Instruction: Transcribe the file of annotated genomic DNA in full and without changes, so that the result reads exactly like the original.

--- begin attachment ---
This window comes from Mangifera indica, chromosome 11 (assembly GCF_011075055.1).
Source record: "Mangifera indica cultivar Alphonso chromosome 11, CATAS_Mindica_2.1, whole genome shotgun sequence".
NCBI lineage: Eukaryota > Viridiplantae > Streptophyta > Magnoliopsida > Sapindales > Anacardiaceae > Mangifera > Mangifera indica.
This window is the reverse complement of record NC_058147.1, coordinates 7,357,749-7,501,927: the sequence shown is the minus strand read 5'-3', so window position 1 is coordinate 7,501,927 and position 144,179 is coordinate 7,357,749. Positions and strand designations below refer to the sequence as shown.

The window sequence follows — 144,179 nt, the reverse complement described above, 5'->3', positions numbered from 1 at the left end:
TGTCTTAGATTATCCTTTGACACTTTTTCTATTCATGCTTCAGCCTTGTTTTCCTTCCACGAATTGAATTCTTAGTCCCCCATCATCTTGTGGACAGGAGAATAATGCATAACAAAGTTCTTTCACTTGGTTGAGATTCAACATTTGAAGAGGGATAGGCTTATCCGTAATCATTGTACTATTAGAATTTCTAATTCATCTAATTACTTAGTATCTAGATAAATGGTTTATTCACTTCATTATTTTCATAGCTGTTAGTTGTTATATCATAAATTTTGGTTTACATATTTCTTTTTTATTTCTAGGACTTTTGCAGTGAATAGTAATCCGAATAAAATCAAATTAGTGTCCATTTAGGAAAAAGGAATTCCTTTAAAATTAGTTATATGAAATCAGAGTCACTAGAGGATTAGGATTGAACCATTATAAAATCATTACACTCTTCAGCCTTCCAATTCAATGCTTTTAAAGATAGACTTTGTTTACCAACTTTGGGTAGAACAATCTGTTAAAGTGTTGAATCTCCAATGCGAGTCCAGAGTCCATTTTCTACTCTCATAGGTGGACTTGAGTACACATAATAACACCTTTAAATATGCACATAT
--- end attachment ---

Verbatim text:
This window comes from Mangifera indica, chromosome 11 (assembly GCF_011075055.1).
Source record: "Mangifera indica cultivar Alphonso chromosome 11, CATAS_Mindica_2.1, whole genome shotgun sequence".
NCBI lineage: Eukaryota > Viridiplantae > Streptophyta > Magnoliopsida > Sapindales > Anacardiaceae > Mangifera > Mangifera indica.
This window is the reverse complement of record NC_058147.1, coordinates 7,357,749-7,501,927: the sequence shown is the minus strand read 5'-3', so window position 1 is coordinate 7,501,927 and position 144,179 is coordinate 7,357,749. Positions and strand designations below refer to the sequence as shown.

The window sequence follows — 144,179 nt, the reverse complement described above, 5'->3', positions numbered from 1 at the left end:
TGTCTTAGATTATCCTTTGACACTTTTTCTATTCATGCTTCAGCCTTGTTTTCCTTCCACGAATTGAATTCTTAGTCCCCCATCATCTTGTGGACAGGAGAATAATGCATAACAAAGTTCTTTCACTTGGTTGAGATTCAACATTTGAAGAGGGATAGGCTTATCCGTAATCATTGTACTATTAGAATTTCTAATTCATCTAATTACTTAGTATCTAGATAAATGGTTTATTCACTTCATTATTTTCATAGCTGTTAGTTGTTATATCATAAATTTTGGTTTACATATTTCTTTTTTATTTCTAGGACTTTTGCAGTGAATAGTAATCCGAATAAAATCAAATTAGTGTCCATTTAGGAAAAAGGAATTCCTTTAAAATTAGTTATATGAAATCAGAGTCACTAGAGGATTAGGATTGAACCATTATAAAATCATTACACTCTTCAGCCTTCCAATTCAATGCTTTTAAAGATAGACTTTGTTTACCAACTTTGGGTAGAACAATCTGTTAAAGTGTTGAATCTCCAATGCGAGTCCAGAGTCCATTTTCTACTCTCATAGGTGGACTTGAGTACACATAATAACACCTTTAAATATGCACATAT